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Speaking Torah: Generosity of heart

Note: This message was originally distributed on March. 22, 2017 to the Hebrew College  community, alumni and friends.

Rabbi Sharon Cohen AnisfeldDear friends,

Generosity of heart. Nedivut halev. This is the starting place for the building of the mishkan. This is how we begin to make room for the divine presence in our midst.

In this week’s Torah portion, Vayakhel-Pekudei, Moses instructs all of the generous hearted among the people to bring offerings to the Lord – gifts of silver, copper, and gold, blue, purple, and crimson wool, animal skins, oil, spices, wood, and precious stones. The response from the people is an extraordinary outpouring of collective creativity – each individual offering his or her distinctive contribution and craft to the larger project of the mishkan.

At some point, however, it becomes too much. The people have responded with such overwhelming generosity that eventually they must be told to stop. 

There is an insight here about the creative process that is vital to all of our work in the world. We each have unique gifts to offer which we long to bring forth with generous and open hearts. But, we also need to be able to stop and accept that we have done enough. Perhaps this is why our portion begins by reiterating the commandment to keep Shabbat. “Six days shall you do your labor, but on the seventh day . . . you shall have a complete rest for the Lord.” Bring your gifts with an open heart, but know when it is time to stop.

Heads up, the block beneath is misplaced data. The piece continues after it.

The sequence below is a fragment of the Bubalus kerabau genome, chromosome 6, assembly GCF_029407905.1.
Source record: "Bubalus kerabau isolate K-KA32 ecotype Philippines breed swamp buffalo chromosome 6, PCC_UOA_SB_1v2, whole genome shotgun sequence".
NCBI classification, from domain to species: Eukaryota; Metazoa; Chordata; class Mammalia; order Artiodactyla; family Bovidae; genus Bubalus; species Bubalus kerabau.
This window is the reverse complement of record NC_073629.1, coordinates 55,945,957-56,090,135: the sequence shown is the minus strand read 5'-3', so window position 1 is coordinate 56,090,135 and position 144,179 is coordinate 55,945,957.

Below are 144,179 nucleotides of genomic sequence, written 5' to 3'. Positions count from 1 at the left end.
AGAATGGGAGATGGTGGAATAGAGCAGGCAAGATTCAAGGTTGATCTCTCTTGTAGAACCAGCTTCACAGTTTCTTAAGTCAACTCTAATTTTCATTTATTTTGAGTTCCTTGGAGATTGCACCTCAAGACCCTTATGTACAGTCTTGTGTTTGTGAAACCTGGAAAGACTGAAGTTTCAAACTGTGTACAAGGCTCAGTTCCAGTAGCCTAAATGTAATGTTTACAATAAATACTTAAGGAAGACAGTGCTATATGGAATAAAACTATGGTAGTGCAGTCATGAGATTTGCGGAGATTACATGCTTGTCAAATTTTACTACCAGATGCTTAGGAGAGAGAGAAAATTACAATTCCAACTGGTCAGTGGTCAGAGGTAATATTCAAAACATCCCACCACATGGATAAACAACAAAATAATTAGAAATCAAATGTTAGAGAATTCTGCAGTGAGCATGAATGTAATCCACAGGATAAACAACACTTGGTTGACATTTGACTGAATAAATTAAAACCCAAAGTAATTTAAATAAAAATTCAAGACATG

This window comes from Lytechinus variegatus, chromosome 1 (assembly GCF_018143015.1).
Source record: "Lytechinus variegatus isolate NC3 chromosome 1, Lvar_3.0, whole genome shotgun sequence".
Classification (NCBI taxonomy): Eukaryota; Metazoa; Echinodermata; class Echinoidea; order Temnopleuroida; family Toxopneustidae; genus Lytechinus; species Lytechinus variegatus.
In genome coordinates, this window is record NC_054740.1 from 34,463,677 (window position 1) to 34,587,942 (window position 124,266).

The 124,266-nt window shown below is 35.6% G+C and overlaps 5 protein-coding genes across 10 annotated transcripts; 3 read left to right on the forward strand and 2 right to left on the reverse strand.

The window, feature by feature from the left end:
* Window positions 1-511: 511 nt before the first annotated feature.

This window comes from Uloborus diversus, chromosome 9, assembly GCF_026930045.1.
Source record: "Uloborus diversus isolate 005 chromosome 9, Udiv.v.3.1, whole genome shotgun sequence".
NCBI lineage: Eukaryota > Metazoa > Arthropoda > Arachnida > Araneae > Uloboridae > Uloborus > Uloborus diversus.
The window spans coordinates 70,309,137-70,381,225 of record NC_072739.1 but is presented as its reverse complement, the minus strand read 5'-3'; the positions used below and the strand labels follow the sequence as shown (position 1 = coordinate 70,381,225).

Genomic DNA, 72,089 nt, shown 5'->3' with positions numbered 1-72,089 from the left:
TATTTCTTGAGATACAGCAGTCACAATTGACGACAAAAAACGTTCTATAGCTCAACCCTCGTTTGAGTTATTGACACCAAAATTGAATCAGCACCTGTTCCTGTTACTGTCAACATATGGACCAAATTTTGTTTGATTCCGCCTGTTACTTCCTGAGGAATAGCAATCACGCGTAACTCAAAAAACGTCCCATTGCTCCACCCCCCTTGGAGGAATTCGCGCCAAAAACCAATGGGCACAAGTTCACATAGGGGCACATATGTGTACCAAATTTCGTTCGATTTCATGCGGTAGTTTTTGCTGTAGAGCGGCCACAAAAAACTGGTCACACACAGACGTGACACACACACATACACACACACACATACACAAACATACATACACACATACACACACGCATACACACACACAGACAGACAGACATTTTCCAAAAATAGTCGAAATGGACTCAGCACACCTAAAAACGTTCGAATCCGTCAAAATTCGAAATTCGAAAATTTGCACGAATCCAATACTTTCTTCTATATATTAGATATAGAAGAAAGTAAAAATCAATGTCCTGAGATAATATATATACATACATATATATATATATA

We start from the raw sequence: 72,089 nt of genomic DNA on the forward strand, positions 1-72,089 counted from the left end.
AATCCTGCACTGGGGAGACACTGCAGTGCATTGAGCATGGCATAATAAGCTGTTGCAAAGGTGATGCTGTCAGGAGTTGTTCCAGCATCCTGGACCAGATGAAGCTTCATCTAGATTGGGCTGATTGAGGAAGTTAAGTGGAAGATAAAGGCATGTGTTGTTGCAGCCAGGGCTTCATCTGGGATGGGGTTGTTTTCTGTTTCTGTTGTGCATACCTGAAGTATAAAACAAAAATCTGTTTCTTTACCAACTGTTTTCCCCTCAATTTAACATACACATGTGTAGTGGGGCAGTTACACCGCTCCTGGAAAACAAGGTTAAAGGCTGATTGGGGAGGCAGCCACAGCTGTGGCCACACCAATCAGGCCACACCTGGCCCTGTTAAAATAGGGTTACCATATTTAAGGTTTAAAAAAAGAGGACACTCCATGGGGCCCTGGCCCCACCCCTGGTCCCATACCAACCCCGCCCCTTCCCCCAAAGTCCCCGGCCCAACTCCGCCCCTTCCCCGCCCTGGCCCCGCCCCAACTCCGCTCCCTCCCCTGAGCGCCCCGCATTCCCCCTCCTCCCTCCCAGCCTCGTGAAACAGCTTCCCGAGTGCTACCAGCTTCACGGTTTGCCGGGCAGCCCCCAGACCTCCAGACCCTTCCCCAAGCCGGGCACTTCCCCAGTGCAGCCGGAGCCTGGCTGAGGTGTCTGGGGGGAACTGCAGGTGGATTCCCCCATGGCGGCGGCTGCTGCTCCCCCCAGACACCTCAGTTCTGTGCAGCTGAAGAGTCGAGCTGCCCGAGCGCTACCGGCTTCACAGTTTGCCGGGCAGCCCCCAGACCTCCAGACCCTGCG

Rabbi Adina Allen, Rab'14
Rabbi Adina Allen, Rab’14

The Hasidic master, the Kedushat Levi, links this idea not only to Shabbat and the way we live our lives, but to the way we face our deaths. Immediately after the people are told to stop bringing their gifts, we read: “V’hamlacha hayta dayam, v’hoter. Their work was sufficient. And there was extra left over.” Commenting on this verse, the Kedushat Levi says, “They understood their gifts were sufficient, and they left room for the gifts of generations yet to come.”

Every week, when we enter Shabbat, we practice saying, “I’ve brought enough, I’ve given enough, I’ve done enough” – so that when we reach the end of our lives, God-willing, we will be able to say, “My gifts were sufficient. Now I will trust in the gifts of generations yet to come.”

Micah Shapiro
Micah Shapiro

This week, I’m delighted to share with you Torah from two current and emerging Hebrew College students and rabbis, people who give me faith in the generations to come: a wonderful piece from The Forward’s Sh’ma Now written by Rabbinical School of Hebrew College alumna and Jewish Studio Project Co-Founder Rabbi Adina Allen and a video about Hebrew College Rabbinical School student and musician Micah Shapiro. 

Please be in touch if you or anyone you know would like to talk further about the Rabbinical School of Hebrew College, or better yet, find time for a visit!

B’rachot,

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Rabbi Sharon Cohen Anisfeld
Dean, Rabbinical School of Hebrew College
sanisfeld@hebrewcollege.edu | 617.559.86

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